With that, the meeting came to a close.

KYTC Road Transfers

Commissioners heard a proposal for the Mayor to execute an agreement with the Kentucky Transportation Cabinet for the roadway ownership transfer of Madison Avenue (from 20th to 12th Street) from the city of Covington to KYTC; and Scott and Greenup Streets from KY 1120 (12th Street/11th Street) to 20th Street from KYTC to the city of Covington; and 20th Street from Madison Avenue to Greenup Street from KYTC to the city of Covington.

The transfers are part of the long-awaited conversion of Scott and Greenup from one-way to two-way between 12th and 20th.

“Our goal is for a lot of the final engineering work to be completed by the city’s consultants and submitted to the cabinet before the end of December with the goal of working through the process so that the project can be bid next spring,” Mayor Meyer said.

The proposal was placed on the consent agenda for next week’s legislative meeting.

Southbank RAISE Grant

Commissioners heard a proposal approving the allocation of $49,742.60 (over two years) as the City of Covington’s portion of the local match for the $3,774,940 Riverfront Commons RAISE Grant, which would add another phase to the riverfront hike and bike trail.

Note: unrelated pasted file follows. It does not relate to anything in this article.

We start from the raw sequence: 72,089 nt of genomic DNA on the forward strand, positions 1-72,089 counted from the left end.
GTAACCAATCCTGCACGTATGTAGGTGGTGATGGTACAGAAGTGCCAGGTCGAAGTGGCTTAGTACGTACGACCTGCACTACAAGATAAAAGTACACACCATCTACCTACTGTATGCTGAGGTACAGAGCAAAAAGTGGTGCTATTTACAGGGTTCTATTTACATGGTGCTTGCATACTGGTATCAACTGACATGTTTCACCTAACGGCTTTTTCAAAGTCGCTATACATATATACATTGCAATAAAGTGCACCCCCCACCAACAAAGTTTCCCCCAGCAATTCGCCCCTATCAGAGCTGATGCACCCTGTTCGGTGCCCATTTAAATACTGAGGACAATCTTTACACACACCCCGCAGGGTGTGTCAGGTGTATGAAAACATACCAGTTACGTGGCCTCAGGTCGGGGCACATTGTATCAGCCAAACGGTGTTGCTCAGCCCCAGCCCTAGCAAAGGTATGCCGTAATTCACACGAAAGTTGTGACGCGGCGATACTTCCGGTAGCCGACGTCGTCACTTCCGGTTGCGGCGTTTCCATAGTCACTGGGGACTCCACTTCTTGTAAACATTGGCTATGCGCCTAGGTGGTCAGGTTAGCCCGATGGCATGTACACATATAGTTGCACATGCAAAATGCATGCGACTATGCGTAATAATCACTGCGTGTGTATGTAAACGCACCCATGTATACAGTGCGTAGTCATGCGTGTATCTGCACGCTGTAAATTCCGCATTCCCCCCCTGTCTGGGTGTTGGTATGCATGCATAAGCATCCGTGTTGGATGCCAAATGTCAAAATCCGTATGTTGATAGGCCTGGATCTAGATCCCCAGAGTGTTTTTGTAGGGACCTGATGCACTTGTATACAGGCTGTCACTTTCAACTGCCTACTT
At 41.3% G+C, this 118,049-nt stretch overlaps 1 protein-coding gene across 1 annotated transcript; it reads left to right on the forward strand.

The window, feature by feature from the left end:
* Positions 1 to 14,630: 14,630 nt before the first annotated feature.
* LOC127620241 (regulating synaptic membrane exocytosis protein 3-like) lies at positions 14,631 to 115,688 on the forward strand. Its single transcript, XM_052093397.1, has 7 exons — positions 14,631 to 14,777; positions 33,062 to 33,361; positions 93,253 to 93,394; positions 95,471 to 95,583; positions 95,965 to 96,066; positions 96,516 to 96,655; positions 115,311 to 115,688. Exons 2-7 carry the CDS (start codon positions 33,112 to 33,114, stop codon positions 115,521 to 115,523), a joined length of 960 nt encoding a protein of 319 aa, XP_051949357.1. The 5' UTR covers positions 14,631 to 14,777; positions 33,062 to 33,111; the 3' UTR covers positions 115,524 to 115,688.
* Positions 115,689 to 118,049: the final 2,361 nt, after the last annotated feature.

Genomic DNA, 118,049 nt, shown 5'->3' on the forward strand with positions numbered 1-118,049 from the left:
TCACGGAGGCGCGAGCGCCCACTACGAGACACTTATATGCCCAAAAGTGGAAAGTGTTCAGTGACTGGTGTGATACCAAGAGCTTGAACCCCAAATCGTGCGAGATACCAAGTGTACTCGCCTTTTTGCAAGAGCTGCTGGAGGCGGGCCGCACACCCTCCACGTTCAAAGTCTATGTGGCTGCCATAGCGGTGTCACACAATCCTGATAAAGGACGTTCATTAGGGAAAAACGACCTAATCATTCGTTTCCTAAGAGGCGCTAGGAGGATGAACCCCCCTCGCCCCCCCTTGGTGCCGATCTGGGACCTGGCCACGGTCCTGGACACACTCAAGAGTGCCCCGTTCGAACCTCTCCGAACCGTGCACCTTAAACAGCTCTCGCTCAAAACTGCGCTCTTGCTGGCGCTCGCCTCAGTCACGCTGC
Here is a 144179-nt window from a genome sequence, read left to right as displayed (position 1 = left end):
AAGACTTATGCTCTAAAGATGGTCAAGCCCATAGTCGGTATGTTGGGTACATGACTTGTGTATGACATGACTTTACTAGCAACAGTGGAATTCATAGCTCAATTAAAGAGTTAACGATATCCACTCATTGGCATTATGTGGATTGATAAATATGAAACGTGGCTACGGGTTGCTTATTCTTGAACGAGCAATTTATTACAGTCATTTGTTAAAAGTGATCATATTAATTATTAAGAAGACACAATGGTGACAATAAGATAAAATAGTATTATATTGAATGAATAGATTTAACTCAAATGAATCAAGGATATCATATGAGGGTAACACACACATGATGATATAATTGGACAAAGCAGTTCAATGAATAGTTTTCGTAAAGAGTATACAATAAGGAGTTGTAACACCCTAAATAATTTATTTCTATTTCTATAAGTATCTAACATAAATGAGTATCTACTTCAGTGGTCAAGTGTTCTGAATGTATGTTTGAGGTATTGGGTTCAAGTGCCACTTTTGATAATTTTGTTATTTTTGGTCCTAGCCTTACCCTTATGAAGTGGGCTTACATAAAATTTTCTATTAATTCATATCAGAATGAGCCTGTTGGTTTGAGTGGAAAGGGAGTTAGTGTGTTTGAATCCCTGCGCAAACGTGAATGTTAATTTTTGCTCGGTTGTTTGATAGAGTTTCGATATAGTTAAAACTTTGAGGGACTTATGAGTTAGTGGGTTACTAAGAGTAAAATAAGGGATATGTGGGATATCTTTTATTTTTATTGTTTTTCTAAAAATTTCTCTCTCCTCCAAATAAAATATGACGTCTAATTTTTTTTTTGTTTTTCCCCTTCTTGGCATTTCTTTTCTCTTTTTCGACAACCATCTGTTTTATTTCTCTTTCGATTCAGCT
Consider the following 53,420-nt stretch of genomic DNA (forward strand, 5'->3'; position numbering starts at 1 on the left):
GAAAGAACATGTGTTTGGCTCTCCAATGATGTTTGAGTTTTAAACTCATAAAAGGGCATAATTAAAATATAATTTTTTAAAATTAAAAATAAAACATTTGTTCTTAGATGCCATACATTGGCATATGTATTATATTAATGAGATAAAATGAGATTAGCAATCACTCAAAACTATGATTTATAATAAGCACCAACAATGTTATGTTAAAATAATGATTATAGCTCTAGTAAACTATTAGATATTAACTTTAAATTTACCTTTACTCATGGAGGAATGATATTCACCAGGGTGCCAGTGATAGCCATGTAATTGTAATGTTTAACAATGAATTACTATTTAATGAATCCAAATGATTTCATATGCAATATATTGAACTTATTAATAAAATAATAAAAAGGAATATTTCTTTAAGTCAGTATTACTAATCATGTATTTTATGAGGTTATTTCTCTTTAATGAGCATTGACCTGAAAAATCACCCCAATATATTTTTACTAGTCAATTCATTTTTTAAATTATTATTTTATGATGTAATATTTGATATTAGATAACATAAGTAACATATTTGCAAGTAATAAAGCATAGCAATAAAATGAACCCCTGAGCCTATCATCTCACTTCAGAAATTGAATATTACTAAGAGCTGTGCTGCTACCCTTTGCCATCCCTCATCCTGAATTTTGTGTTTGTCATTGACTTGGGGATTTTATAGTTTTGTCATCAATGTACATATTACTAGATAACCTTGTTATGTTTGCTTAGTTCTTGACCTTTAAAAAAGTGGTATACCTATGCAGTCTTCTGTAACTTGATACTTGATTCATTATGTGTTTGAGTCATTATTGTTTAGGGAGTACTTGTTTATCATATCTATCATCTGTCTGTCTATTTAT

The proposal was placed on next week’s consent agenda.

JS Held extension

Commissioners heard a proposal to extend the city’s contract with JS Held for two more years of expertise concerning the Covington Central Riverfront development for $490,000.

JS Held has been under contract with the city since October 2021 as owner’s agent of Covington Central Riverfront development, throughout the process of IRS facility demolition and site preparation for redevelopment.

“The owner’s agent is responsible for on-the-ground oversight of the project,” city documents say. “As this project enters a complex phase of infrastructure build-out, transfer of parcel ownership and assistance to developers of requisite permits, access, timing of activity, etc., it is in the interest of the City to continue a contractual relationship with JS Held, as they are well-qualified, knowledgeable and intimately involved in the varied complexities of this large development project; working with multiple developers, the City, regulatory agencies, utility companies and other stakeholders to complete this project timely and responsibly.”

The proposal was placed on next week’s regular agenda.


Commissioners approved these proposed resignations:

Sheena Switzer, Parks and Recreation Administrative Assistant
Sarah Allan, Assistant Director of Economic Development

The resignations were placed on next week’s consent agenda.

Next Meeting

The next regularly scheduled Covington Commission meeting will be a legislative meeting held at 6 p.m., Dec. 5, at the City Building at 20 W. Pike St. in Covington. The meetings can be followed live on Fioptics channel 815, Spectrum channel 203, the Telecommunications Board of Northern Kentucky (TBNK) website, the TBNK Facebook page @TBNKonline, and the TBNK Roku channels.